Union Label Reads ‘No Growth’
This article is from the archive of The New York Sun before the launch of its new website in 2022. The Sun has neither altered nor updated such articles but will seek to correct any errors, mis-categorizations or other problems introduced during transfer.
Next week’s Democratic National Convention will celebrate organized labor, crucial to Democratic electoral success. Then, on September 1, Americans will celebrate Labor Day, the holiday in honor of organized labor.
Private sector union membership peaked in the 1950s at 36% of the workforce. Now, only 7.5% of private sector workers belong to unions. Yet the DNC will pay homage to the union agenda, including removing the right to a secret ballot for workers voting on whether or not to join unions, higher minimum wages, higher taxes, and extending mandated benefits, such as paid leave, to even the smallest employers.
Such policies would drive some companies out of business and encourage others to move offshore, reducing the numbers of jobs in America, opportunities for entry into the workforce, and upward mobility.
But even as unions promote counterproductive economic policies, and push for legislation allowing them to essentially force more workers into their ranks, a look at union finances shows that many unions aren’t looking after the members they already have — especially their retirement plans.
The Sheet Metal Workers International Union says prominently on its Web site that “Union Members Have Strong Retirement Plans.”
But it turns out — as disclosed in unions’ mandatory annual financial reports to the Labor Department — that the Sheet Metal workers’ union pension plan is underfunded and so risks the future pensions promised to its members. Many other union pension plans are in similar straits.
The histories of several union pension funds demonstrate why they are in poor financial condition:
- In 2008 the significant liabilities of the Sheet Metal workers pension plan required it to negotiate combinations of increased contributions and decreased benefits.
- The Teamsters implemented only modest reforms of their pension plans, too late to forestall automatic penalties.
- The Plumbers and Pipefitters Union lost millions to former trustees, who made investments favoring family members that yielded low returns.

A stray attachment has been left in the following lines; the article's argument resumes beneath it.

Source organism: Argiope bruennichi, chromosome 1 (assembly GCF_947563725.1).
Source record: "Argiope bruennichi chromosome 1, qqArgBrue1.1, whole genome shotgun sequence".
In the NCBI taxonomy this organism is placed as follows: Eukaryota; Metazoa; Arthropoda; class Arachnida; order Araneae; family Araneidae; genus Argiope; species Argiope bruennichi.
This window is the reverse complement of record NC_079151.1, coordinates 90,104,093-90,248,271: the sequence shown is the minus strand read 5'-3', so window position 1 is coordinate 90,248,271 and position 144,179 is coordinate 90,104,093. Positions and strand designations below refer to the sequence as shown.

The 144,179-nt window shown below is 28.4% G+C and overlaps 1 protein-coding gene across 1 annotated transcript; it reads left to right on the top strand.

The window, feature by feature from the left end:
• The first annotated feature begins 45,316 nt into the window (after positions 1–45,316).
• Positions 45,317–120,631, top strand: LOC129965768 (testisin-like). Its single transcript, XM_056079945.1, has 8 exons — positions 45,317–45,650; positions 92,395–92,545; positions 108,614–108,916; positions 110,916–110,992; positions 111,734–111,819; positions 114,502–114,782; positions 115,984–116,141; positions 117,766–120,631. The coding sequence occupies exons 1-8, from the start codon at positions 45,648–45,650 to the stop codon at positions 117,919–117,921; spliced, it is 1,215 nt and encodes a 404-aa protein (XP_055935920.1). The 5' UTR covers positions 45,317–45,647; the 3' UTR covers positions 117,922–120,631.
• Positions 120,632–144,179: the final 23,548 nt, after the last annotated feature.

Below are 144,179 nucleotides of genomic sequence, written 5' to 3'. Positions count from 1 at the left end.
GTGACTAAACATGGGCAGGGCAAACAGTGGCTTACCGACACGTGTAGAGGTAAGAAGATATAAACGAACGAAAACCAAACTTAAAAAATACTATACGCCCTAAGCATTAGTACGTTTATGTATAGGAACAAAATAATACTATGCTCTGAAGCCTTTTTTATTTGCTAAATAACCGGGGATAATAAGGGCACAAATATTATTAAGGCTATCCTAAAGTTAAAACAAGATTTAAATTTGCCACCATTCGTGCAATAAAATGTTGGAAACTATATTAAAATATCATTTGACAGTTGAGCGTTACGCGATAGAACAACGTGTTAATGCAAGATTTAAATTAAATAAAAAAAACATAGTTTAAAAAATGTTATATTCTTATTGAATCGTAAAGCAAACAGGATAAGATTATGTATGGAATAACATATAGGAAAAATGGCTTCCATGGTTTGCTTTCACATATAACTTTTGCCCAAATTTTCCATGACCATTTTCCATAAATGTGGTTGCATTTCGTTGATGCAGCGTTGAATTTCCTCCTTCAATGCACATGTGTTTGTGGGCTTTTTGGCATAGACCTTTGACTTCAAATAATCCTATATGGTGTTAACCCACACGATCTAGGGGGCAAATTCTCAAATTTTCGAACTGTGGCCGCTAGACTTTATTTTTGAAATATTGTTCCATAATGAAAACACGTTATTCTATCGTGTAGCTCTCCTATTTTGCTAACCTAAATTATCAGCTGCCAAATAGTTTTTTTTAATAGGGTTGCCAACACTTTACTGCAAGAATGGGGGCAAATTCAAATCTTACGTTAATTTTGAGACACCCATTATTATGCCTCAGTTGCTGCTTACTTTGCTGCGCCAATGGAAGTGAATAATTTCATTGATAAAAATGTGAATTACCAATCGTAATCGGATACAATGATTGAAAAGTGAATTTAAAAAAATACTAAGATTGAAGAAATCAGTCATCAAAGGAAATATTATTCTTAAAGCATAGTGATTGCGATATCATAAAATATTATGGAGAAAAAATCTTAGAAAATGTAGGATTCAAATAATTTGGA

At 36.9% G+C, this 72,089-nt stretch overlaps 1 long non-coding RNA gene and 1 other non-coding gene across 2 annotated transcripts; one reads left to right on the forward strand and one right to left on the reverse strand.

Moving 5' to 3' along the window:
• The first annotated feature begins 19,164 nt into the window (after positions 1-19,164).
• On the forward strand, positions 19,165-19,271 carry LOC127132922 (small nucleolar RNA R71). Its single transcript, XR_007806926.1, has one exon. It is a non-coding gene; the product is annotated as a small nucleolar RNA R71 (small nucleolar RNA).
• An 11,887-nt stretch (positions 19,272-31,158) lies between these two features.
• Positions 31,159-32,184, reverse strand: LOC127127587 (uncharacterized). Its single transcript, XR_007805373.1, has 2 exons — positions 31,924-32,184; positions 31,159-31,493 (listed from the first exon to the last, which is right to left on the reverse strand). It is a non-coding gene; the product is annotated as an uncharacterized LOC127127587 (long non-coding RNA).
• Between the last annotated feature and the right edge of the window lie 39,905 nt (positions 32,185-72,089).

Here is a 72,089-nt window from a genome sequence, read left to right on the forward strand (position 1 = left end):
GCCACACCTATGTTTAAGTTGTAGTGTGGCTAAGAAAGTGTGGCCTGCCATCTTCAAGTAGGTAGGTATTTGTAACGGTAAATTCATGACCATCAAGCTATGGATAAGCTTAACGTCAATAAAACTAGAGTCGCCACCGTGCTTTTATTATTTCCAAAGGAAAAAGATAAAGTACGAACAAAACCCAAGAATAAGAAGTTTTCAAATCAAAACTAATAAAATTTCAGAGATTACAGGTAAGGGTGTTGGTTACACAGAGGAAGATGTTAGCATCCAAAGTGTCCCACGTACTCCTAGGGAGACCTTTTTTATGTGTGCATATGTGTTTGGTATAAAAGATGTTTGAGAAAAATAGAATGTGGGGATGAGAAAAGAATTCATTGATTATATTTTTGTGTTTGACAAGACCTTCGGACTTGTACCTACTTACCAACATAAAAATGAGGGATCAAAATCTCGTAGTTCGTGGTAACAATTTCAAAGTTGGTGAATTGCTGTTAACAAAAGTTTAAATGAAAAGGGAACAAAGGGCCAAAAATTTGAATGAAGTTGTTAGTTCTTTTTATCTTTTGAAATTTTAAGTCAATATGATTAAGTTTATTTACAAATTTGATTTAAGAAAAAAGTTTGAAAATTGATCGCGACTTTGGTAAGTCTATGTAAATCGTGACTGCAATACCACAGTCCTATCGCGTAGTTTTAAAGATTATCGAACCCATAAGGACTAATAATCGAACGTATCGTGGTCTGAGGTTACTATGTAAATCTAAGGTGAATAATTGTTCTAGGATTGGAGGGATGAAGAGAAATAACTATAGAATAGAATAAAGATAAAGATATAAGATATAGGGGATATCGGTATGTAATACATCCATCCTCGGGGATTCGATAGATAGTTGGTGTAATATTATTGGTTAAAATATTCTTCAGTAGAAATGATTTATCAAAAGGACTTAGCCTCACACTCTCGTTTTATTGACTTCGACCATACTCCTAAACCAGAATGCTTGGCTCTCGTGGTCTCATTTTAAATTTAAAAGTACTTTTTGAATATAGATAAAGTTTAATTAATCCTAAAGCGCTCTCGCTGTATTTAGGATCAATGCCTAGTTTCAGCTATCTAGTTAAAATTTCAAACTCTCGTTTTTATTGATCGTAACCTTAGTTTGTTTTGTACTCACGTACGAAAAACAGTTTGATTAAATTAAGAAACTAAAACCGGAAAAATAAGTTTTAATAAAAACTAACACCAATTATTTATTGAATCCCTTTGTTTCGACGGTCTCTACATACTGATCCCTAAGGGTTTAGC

- A bookkeeper of the Laborers’ pension fund embezzled hundreds of thousands of dollars in contributions.
Adding insult to injury, many union plans for union officers and staff are more generously funded than plans for the rank-and-file.
Consider these facts about the Sheet Metal Workers Union: At the end of 2006, the latest year for which pension plan filings have been made public to the Labor Department, the union’s retirement plan covered more than 136,000 people.
The plan “guaranteed” $7.45 billion in benefits to active and former workers. But it had accumulated only $3.1 billion in assets — less than 42% of the amount needed to pay workers all promised benefits.
Accounting rules in force before enactment of the Pension Protection Act of 2006 had allowed the union and its counterpart employers to pay less than nominally-required sums by virtue of earlier overpayments. Consequently, despite earlier credits, the fund fell behind on its payments and the coverage ratio declined.
Even though the union lauded its pension fund for regularly earning a return of 8.5%, liabilities were $4.3 billion greater than assets.
One of the reasons the plan was in trouble was that it offered a generous cost-of-living adjustment, a 13th monthly pension payment to beneficiaries each year, amounting to an 8% bonus. This piece of generosity cost the fund heavily.
After implementation of the Pension Protection Act of 2006, fund managers developed two recovery options for each union branch and employer to bring the fund into balance, both eliminating the cost-of-living adjustment. In 2008, participating employers will be asked to contribute an extra 10% to the pension fund in 2008, followed by rising additional sums over the next nine years, at a cost of approximately $168 million.
If the union cannot win such additional sums from employers, benefits would have to be cut, with workers paid smaller pensions than they originally were promised.
But the president of the sheet metal workers’ union, Michael Sullivan, will do fine. The union’s own plan for its employees was funded more than 10 times more generously than the collectively bargained plan for rank-and-file members.
In 2006, Mr. Sullivan received, in addition to his $263,092 salary and $125,734 expense account, $133,198 from employer and employee rank-and-file benefit plan contributions. The union staff plan, covering 250 people (69 active workers), had in 2005 $57 million in assets, and was 81% funded. It held an average of $230,848 for each of its participants, compared with $22,879 a person in the fund that covers the rank-and-file.
While the rank-and-file saw cost of living benefits disappear, the union staff plan’s cost of living fund more than tripled in 2006, entirely due to employer contributions. These employer contributions would have been better used to stabilize the financial condition of the rank-and-file pension plan.
Next week, barring any surprises, Senator Obama will be nominated as the Democratic Party’s candidate for president. He will pledge to move forward the union agenda. But American workers won’t be the beneficiaries.
Ms. Furchtgott-Roth, former chief economist at the U.S. Department of Labor, is a senior fellow at the Hudson Institute.